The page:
Enforcement Actions
Financial Industry Regulatory Authority (FINRA)
CASES OF NOTE
2011
NOTE: Stipulations of Fact and Consent to Penalty (SFC); Offers of Settlement (OS); and Letters of Acceptance Waiver, and Consent (AWC) are entered into by Respondents without admitting or denying the allegations, but consent is given to the described sanctions & to the entry of findings. Additionally, for AWCs, if FINRA has reason to believe a violation has occurred and the member or associated person does not dispute the violation, FINRA may prepare and request that the member or associated person execute a letter accepting a finding of violation, consenting to the imposition of sanctions, and agreeing to waive such member's or associated person's right to a hearing before a hearing panel, and any right of appeal to the National Adjudicatory Council, the SEC, and the courts, or to otherwise challenge the validity of the letter, if the letter is accepted. The letter shall describe the act or practice engaged in or omitted, the rule, regulation, or statutory provision violated, and the sanction or sanctions to be imposed.
September 2011
Veritrust Financial, LLC
AWC/2008011640802/September 2011

The Firm failed to establish and maintain a supervisory system or WSPs reasonably designed to detect and prevent the charging of excessive commissions on mutual fund liquidation transactions.

The Firm failed to put in place any supervisory systems or procedures to ensure that customers were not inadvertently charged commissions, in addition to the various fees disclosed in the mutual fund prospectus, on their mutual fund liquidation transactions. The firmís failure to take such action resulted in commissions being charged on transactions in customer accounts that generated approximately $64,110 in commissions for the firm.

The firm had inadequate supervisory systems and procedures to ensure that a firm principal reviewed, and the firm retained, all email correspondence for the requisite time period; the firm failed to review and retain securities-related email correspondence sent and received on at least one registered representativeís outside email account, and the firm did not have a system or procedures in place to prevent or detect non-compliance.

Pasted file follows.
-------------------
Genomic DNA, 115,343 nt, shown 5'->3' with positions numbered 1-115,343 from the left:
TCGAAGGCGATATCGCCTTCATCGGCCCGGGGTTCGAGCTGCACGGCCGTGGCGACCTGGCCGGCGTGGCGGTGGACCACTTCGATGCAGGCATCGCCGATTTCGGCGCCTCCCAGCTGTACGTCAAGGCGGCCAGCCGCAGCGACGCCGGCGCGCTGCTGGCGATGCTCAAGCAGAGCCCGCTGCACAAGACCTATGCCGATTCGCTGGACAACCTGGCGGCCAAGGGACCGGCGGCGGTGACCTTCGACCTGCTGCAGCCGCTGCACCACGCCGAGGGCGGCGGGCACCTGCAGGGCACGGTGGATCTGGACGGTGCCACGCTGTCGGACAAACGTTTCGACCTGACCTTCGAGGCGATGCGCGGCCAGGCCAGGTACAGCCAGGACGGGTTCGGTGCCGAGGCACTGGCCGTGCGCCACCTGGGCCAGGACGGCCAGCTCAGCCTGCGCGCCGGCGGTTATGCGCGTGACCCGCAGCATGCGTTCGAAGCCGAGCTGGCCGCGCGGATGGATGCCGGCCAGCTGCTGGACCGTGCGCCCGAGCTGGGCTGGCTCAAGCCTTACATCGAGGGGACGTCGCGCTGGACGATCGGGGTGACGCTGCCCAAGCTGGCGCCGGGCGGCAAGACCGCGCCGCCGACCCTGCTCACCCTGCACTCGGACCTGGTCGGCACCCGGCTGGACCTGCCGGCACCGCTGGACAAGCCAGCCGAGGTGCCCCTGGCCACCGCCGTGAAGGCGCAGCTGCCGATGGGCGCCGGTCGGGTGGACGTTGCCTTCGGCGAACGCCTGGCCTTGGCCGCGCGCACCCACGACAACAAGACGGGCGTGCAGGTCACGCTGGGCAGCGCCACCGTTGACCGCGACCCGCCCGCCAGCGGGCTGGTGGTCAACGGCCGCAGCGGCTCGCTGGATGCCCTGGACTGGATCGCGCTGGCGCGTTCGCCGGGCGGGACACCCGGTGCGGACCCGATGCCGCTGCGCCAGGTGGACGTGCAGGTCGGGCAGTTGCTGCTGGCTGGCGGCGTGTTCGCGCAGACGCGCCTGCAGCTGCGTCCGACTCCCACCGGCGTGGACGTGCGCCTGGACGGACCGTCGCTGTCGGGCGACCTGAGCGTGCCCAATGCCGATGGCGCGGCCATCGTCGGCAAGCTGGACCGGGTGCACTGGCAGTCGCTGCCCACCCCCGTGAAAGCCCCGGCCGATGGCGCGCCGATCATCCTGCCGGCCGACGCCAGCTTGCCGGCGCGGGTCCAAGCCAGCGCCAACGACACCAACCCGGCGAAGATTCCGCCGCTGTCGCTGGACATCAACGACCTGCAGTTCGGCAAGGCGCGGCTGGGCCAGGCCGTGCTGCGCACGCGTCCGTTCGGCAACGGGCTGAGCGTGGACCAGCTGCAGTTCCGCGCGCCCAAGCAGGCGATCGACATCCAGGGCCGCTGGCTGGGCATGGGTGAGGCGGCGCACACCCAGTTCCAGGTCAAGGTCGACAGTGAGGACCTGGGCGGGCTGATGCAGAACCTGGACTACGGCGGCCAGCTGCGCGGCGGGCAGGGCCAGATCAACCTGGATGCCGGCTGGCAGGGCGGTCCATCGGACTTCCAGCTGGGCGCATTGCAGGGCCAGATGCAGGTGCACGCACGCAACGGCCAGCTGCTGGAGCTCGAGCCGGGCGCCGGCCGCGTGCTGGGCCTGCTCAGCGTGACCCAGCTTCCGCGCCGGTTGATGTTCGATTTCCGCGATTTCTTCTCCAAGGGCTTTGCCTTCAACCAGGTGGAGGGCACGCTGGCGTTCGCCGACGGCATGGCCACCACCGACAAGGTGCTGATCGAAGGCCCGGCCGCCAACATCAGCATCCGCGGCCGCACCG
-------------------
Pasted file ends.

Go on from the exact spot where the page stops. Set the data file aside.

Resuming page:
The firm failed to conduct an annual inspection of all of its Offices of Supervisory Jurisdiction (OSJ) branch offices.

The Firm failed to comply with various FINRA advertising provisions in connection with certain public communications, including websites, one billboard and one newsletter, in that a registered principal had not approved websites prior to use; websites did not contain a hyperlink to FINRAís or Securities Investor Protection Corporation (SIPC)ís website; one website, the billboard and the newsletter failed to maintain a copy of the communication beginning on the first date of use; and sections of websites that concerned registered investment companies were either not filed, or timely filed, with FINRAís Advertising Regulation Department. In addition, websites contained information that was not fair and balanced, did not provide a sound basis for evaluating the facts represented, or omitted material facts regarding equity indexed annuities, fixed annuities and variable annuities. Moreover, websites contained false, exaggerated, unwarranted or misleading statements concerning mutual B shares; the firmís websites and the billboard did not prominently disclose the firmís name, and a website, in connection with a discussion of mutual funds, failed to disclose standardized performance data, failed to disclose the maximum sales charge or maximum deferred sales charge and failed to identify the total annual fund operating expense ratio, and a website, in a comparison between exchange-traded funds (ETFs) and mutual funds failed to disclose all material differences between the two products.

Furthermore,the firm failed to report, or to timely report, certain customer complaints as required; the firm also failed to timely update a registered representativeís Uniform Termination Notice for Securities Industry Registration (Form U5) to disclose required information. The firm failed to create and maintain a record of a customer complaint and related records that included the complainantís name, address, account number, date the complaint was received, name of each associated person identified in the complaint, description of the nature of the complaint, disposition of the complaint or, alternatively, failed to maintain a separate file that contained this information.